Many small towns, communities, and rural areas face challenges with the decline of traditional industries such as forestry. Often, economic development arguments are less about “growth” than about stemming the decline. For many towns and communities a fundamental self-reinvention is in order.
These were the themes of a consultant’s report done pro bono for the town of Millinocket in Maine which had been hit by decline and mill closure. This report – actually a 9-page open letter – gained much attention in local media in Maine with the Portland Press Herald proclaiming that “All Maine is Millonocket.”
Among the recommendations in the report was a call for a greater emphasis on placemaking, beautification, and promotion of the historic town centre while also promoting its proximity to natural environments (including Baxter State Park and Mount Khatadin). Such a strategy would be aimed to attract tourism and potential new residents.
With the decline of extraction sectors such as mining and forestry “cheap land and disregard for consequences” was no longer an adequate strategy.
McAdam, a Village Facing Serious Challenges
The Village of McAdam in southwestern New Brunswick, about a one hour drive from the province’s capital city of Fredericton, is a community that has faced decline because of outside economic shifts.
McAdam was an important railway juncture, with a large railway station (pictured above) built as the village became an important servicing stop for trains. At its height in 1956 McAdam’s population was 2,803.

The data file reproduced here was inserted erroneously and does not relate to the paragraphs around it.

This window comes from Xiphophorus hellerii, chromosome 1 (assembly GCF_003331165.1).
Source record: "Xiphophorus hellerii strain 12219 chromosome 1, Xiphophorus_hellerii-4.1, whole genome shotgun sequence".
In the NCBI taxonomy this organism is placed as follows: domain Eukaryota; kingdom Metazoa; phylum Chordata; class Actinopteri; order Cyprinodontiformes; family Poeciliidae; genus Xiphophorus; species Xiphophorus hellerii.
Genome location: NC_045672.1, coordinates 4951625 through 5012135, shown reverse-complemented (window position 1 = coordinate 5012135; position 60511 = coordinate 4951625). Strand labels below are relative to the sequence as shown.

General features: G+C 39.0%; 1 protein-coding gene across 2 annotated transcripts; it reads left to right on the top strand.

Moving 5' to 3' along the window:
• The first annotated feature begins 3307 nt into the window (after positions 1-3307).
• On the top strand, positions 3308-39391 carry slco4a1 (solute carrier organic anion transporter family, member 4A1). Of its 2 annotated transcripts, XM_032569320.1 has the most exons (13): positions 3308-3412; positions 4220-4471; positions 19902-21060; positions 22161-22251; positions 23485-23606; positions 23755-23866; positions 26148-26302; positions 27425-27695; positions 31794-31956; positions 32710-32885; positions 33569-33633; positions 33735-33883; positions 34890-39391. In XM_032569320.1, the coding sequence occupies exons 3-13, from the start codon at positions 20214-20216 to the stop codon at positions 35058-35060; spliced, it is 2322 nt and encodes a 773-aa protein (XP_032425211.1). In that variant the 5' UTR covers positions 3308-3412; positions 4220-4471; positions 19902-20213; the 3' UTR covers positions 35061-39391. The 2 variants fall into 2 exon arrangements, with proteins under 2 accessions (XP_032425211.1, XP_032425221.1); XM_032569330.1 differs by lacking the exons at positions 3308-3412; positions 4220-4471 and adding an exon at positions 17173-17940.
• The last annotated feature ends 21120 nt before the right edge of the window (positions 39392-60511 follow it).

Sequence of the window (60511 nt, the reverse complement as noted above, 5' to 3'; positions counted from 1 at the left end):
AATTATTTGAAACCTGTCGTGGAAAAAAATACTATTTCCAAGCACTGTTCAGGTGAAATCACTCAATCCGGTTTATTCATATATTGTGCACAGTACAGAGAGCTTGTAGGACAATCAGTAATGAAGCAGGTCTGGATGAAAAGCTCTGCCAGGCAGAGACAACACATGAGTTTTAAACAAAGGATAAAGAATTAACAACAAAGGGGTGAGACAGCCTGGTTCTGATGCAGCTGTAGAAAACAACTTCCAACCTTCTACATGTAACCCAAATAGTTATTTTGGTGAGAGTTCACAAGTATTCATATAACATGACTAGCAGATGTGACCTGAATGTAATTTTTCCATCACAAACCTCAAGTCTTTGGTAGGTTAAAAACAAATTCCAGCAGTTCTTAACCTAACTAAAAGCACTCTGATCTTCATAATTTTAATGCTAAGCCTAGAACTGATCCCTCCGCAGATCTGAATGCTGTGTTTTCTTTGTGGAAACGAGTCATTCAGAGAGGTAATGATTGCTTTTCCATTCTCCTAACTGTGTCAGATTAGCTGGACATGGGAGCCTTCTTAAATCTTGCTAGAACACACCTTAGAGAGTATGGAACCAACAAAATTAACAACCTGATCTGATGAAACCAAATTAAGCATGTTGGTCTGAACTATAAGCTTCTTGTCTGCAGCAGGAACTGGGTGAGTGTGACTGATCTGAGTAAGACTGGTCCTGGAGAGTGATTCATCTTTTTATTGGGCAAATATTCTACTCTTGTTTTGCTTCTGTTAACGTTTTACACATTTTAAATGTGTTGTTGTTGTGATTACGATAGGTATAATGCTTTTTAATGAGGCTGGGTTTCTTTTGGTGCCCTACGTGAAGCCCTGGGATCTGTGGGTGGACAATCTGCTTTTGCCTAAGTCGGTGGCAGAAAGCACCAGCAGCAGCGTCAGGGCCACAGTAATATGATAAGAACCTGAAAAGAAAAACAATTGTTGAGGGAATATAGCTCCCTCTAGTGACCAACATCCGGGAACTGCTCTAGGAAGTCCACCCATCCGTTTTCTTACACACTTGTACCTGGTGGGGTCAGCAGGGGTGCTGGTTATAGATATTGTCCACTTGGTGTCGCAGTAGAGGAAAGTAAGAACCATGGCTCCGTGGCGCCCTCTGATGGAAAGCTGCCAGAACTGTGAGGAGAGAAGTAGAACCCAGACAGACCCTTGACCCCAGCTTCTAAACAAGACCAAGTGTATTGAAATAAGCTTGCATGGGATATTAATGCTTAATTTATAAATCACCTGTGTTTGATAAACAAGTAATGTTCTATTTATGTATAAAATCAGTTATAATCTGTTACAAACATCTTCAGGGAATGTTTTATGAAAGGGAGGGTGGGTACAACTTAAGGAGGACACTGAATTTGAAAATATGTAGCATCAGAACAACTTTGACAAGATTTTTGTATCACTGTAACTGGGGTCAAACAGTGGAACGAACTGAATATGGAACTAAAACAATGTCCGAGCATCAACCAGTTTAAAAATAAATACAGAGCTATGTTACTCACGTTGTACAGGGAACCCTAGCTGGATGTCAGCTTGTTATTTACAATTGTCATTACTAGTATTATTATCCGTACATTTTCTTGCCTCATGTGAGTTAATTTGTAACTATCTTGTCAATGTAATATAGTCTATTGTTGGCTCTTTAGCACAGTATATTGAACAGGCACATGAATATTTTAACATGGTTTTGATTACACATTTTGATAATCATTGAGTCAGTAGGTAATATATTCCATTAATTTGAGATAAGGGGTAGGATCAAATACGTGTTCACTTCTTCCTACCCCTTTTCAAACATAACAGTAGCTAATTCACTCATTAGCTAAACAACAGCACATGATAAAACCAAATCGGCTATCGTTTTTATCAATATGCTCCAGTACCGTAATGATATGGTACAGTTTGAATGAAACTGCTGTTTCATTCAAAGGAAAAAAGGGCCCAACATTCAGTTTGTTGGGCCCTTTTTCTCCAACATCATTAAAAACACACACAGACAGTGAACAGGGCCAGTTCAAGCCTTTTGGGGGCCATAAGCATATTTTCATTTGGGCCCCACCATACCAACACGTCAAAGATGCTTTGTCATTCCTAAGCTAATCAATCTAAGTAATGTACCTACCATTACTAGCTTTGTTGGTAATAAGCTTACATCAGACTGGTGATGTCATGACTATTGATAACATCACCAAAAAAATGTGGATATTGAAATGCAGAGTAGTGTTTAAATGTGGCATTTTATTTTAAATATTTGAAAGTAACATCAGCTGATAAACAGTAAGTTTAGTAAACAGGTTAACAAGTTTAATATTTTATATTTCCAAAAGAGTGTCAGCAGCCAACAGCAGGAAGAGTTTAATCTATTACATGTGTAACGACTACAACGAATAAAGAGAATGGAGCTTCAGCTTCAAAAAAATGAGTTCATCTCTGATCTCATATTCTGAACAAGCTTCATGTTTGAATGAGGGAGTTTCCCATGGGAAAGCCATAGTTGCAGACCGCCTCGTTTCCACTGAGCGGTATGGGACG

The 1950s saw decline as the switch from steam to diesel in trains meant fewer servicing stops. Also, the advent of highways and trucking took business away from trains in transporting goods. McAdam’s current population (as per the 2011 Canadian Census) is less than half of what it once was, at 1,284 people.
In 1995 ownership of the historic train station was transferred to the village. Fundraising campaigns have focused on restoring the train station which has become a tourist attraction and focal point for the community.
Rural and small town New Brunswick is scenic. The drive from Fredericton to McAdam – which goes through the village of Harvey – makes for a relaxing summer drive with farms, rolling hills and yellow wildflowers.
In McAdam, the railway station is an imposing structure, a dominant feature of the village centre. It is a focal point for the community as the site of events and activities. The train station features preserved historic rooms, a restaurant, and offers a signature Railway Pie.
The train station overlooks McAdam Pond which features a nature trail, showing the proximity of natural beauty to a walkable village centre.
The village’s railway heritage is evident beyond the train station in the historic downtown, for example in the street signs.
McAdam’s walkable downtown offers a lot of potential for the village, for residents and tourists.
Where the focus of economic growth and development is on larger cities, many smaller towns and communities are left behind. They face significant challenges in maintaining viability. However, there is hope in building on and promoting their natural advantages, including historic and walkable downtowns in an era where authenticity and walkability are of increasing appeal. Also, there is close proximity to nature to promote quality of life and attract tourists and new migrants (McAdam is also close to Spednic Lake Provincial Park along the border with the United States).
There are challenges, but there is potential.
Hassan Arif is a PhD candidate in urban sociology at the University of New Brunswick in Fredericton. You can follow him on twitter: @HassanNB and on facebook: http://www.facebook.com/arif.h9